A new building designed by architect John Wardle to house the Centre's forum space, Civic Gallery, auditorium and Hawke Library was opened in July 2007.
Broadly, the Hawke Centre aims to challenge Australians to consider ideas and develop solutions for Australia and the world, leading towards more sustainable societies, within a democratic framework. It is supported by a fine group of national patrons, and especially, international patron Nelson Mandela.
The Annual Hawke Lecture is the premier national event on the public calendar of the University of South Australia, delivered under the auspices of the Bob Hawke Prime Ministerial Centre. There are relatively few moments when we have the time to consider the larger issues of life, including the future of our nation and our world and how we can shape it. The University of South Australia offers the Annual Hawke Lecture in this spirit, as an opportunity to listen to the views of someone whose experience of human affairs is notable, and whose concerns about our world are truly worthy of consideration.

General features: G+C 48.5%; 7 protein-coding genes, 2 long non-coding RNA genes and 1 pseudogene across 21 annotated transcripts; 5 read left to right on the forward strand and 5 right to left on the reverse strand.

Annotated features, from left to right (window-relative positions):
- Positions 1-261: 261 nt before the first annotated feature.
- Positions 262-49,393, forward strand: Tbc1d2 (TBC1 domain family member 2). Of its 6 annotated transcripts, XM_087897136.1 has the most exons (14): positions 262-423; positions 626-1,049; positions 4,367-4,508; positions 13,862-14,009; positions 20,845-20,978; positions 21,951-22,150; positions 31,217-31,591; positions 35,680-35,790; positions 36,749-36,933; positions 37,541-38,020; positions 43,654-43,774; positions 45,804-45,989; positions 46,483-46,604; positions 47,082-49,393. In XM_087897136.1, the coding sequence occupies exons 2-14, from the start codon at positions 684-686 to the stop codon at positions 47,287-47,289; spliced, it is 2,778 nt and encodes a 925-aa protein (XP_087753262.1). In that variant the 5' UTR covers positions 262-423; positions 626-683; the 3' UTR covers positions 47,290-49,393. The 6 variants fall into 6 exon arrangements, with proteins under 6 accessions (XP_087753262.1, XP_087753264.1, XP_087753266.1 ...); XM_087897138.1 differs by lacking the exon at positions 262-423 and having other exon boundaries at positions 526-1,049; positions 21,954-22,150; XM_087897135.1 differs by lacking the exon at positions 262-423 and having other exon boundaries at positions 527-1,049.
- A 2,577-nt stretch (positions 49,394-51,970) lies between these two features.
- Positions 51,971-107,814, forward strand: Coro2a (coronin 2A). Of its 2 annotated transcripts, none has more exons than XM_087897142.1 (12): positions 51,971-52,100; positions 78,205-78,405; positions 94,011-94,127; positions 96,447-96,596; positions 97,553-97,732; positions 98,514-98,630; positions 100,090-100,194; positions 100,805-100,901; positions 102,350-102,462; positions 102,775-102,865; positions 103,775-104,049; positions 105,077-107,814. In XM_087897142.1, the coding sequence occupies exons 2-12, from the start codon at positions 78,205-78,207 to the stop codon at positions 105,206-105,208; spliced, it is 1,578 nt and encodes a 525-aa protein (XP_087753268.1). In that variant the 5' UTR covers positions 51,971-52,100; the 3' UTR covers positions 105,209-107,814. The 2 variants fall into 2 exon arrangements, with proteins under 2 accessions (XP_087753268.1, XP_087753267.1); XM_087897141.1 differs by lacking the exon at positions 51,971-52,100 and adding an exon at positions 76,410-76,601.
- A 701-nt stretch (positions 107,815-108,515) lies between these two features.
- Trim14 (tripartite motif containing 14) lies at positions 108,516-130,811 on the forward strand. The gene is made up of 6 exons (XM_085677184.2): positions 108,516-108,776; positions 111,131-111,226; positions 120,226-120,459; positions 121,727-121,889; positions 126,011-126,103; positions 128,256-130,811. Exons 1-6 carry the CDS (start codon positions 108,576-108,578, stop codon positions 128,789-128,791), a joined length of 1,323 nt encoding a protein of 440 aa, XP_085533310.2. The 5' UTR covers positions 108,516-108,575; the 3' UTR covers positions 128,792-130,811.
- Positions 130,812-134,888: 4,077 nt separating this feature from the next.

|Top row: Sir Eric Neal, His Excellency
Rear Admiral Kevin Scarce, Governor of South
Australia, The Hon Bob Hawke, Mr Richard
Bottom row: Prof Joanne Wright, Ms Elizabeth Ho, Prof Lowitja O'Donoghue, Dr Ian Gould, Prof Pal Ahluwalia
1998 The Hon Bob Hawke, former Prime Minister of Australia
1999 Sir Zelman Cowen, former Governor General of Australia
2000 Dr Mamphela Ramphele, Managing Director, World Bank
2001 Sir Gustav Nossal, distinguished Australian scientist
2002 Mr Noel Pearson, Aboriginal activist
2003 The Hon Gareth Evans, President of the International Crisis Group
2004 Ms Irene Khan, Secretary General, Amnesty International
2005 Mr Greg Bourne, CEO, WWF-Australia
2006 Mr Greg Combet, Secretary, ACTU
2007 The Hon Justice Michael Kirby AC CMG
2008 Professor Fiona Stanley AC
2009 Professor Ross Garnaut AO
2010 Professor Geoff Gallop AC
2011 The Hon Dame Silvia Cartwright PCNZM, DBE, QSO, DStJ
Ms Elizabeth Ho
The Bob Hawke Prime Ministerial Centre, University of South Australia
Ph: 08 8302 0651 Mobile: 0417 085 585 Email: Elizabeth.email@example.com
While the views presented by speakers within the Hawke Centre public
program are their own and are not necessarily those of either the University
of South Australia or The Hawke Centre, they are presented in the interest
of open debate and discussion in the community and reflect our themes of:
strengthening our democracy - valuing our diversity - and building our